The National Organization for the Reform of Marijuana Laws (NORML) has issued marijuana policy guidance for lawmakers during the coronavirus (COVID-19) crisis, along with a statement regarding the designation of medical cannabis facilities as “essential.”
For information on getting your Florida medical marijuana card during the COVID-19 pandemic, please see CannaMD‘s Coronavirus Resource Page. To learn more about medical marijuana treatment center (MMTC) delivery services, please see: Florida Dispensaries: COVID-19 Policies.
Medical Marijuana Doctors & Dispensaries are “Essential”
Countless states, including Florida, have designated medical marijuana doctors and dispensaries as “essential” during the coronavirus crisis. Addressing this designation, NORML Executive Director Erik Altieri states:
NORML commends the decision of various state governments and local jurisdictions during this pandemic to designate medical cannabis facilities as ‘essential’ to the community. This designation permits them to continue to provide important services to patients who rely on them.
There are several million state-licensed medical cannabis patients in America. Because many of these patients are among our more vulnerable populations, it is essential that they maintain uninterrupted, regulated access to lab-tested products during this time.
Policymakers must not push these patients to the illicit marketplace because unregulated products may contain contaminants, adulterants, molds, pesticides, or other components that could potentially endanger their health.
Further, NORML advocates that these facilities be permitted and encouraged to deliver products directly to patients and the elderly so that they can continue to engage in social distancing, as recommended by most public health departments.
For those facilities that continue to maintain operations for on-site retail sales, NORML encourages them to engage in recommended best practices in order to keep both their employees and their customers safe. This includes frequent sanitization of shelving and other public spaces, limits on the total number of customers permitted to congregate together at one time, and potentially imposing specific hours of operation for elderly or other higher-risk patients.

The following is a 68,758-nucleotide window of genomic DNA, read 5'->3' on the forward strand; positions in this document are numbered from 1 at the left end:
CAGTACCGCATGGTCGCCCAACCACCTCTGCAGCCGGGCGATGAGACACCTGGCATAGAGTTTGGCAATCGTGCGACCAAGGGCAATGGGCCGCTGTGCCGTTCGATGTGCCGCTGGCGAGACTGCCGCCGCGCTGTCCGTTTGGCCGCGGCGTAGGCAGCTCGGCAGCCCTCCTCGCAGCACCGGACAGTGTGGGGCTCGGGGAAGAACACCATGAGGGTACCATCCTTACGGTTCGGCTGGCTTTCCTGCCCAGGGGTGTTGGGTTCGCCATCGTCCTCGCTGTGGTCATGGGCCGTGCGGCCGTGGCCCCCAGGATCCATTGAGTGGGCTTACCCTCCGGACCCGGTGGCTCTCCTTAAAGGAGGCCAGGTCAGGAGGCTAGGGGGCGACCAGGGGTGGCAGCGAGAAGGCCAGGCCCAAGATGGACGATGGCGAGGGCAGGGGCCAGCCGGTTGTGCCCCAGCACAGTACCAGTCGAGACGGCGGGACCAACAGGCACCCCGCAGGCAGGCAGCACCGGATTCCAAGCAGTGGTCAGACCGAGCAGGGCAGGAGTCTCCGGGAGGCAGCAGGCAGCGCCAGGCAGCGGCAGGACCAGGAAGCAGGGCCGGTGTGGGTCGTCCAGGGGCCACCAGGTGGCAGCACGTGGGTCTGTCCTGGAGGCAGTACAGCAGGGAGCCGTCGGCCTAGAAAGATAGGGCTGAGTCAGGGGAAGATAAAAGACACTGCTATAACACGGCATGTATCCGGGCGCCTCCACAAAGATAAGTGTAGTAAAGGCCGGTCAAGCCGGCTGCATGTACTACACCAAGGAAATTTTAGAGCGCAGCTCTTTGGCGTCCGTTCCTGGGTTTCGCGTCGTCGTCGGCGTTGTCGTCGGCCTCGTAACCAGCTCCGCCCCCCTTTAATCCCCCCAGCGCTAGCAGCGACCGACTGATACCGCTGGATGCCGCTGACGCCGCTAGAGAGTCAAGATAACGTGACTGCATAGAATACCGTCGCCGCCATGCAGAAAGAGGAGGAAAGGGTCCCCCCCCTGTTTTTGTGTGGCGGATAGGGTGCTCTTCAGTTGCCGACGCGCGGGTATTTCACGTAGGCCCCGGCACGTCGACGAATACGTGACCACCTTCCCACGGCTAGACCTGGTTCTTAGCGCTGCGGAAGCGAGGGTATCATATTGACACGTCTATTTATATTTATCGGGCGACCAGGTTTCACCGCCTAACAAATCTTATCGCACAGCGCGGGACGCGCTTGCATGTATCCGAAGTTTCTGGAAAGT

For updates on all current Florida dispensary policies, see: Dispenary COVID-19 FAQs.
NORML: COVID-19 Memo to Lawmakers
On April 1, 2020, NORML issued a memo to state lawmakers, regulators, and prosecutors in an effort to mitigate the COVID-19 crisis by “evolving cannabis policies.”
As the NORML memo notes, seventeen states still prohibit the legal use of cannabis for medical purposes and 39 states prohibit the consumption of the substance by adults. In these jurisdictions, public servants ranging from police officers and prosecutors to judges and prison guards are required to engage in interactions with members of the public for the sole purpose of enforcing cannabis prohibition.
Given the unique nature of the coronavirus pandemic, NORML recommends the following policy changes:
- Immediately deprioritize the enforcement of criminal and civil violations specific to nonviolent marijuana-related crimes in order to reduce non-essential interactions between law enforcement and otherwise law-abiding members of the public;
- Immediately withdraw all charges for those currently facing prosecution for nonviolent marijuana-related offenses in order to reduce non-essential interactions between members of the judicial system and otherwise law-abiding members of the public;
- Immediately review and release currently incarcerated individuals who are either in jail or in prison solely for the commission of a nonviolent marijuana-related offense;
- Immediately review and waive all pending probation requirements for individuals who have solely been convicted of a nonviolent marijuana-related crime.
NORML – along with the Law Enforcement Action Partnership, the Last Prisoner Project, Clergy for a New Drug Policy, Doctors for Cannabis Regulation, National Cannabis Industry Association, the Marijuana Policy Project, and Students for Sensible Drug Policy – sent a letter to the National District Attorneys Association, the National Governors Association, the National Sheriffs Association, the National Association of Chiefs of Police, the National Fraternal Order of Police, the American Correctional Association, the National Correctional Industries Association, and AFSCME calling for these changes.
NORML Recommendations: Legalized Cannabis States
To ensure that regulated, state-licensed businesses can serve their consumers “in a manner that best comports with public health guidance,” NORML recommends the following policy guidelines for states, such as Florida, where cannabis is legal for medical and/or recreational use: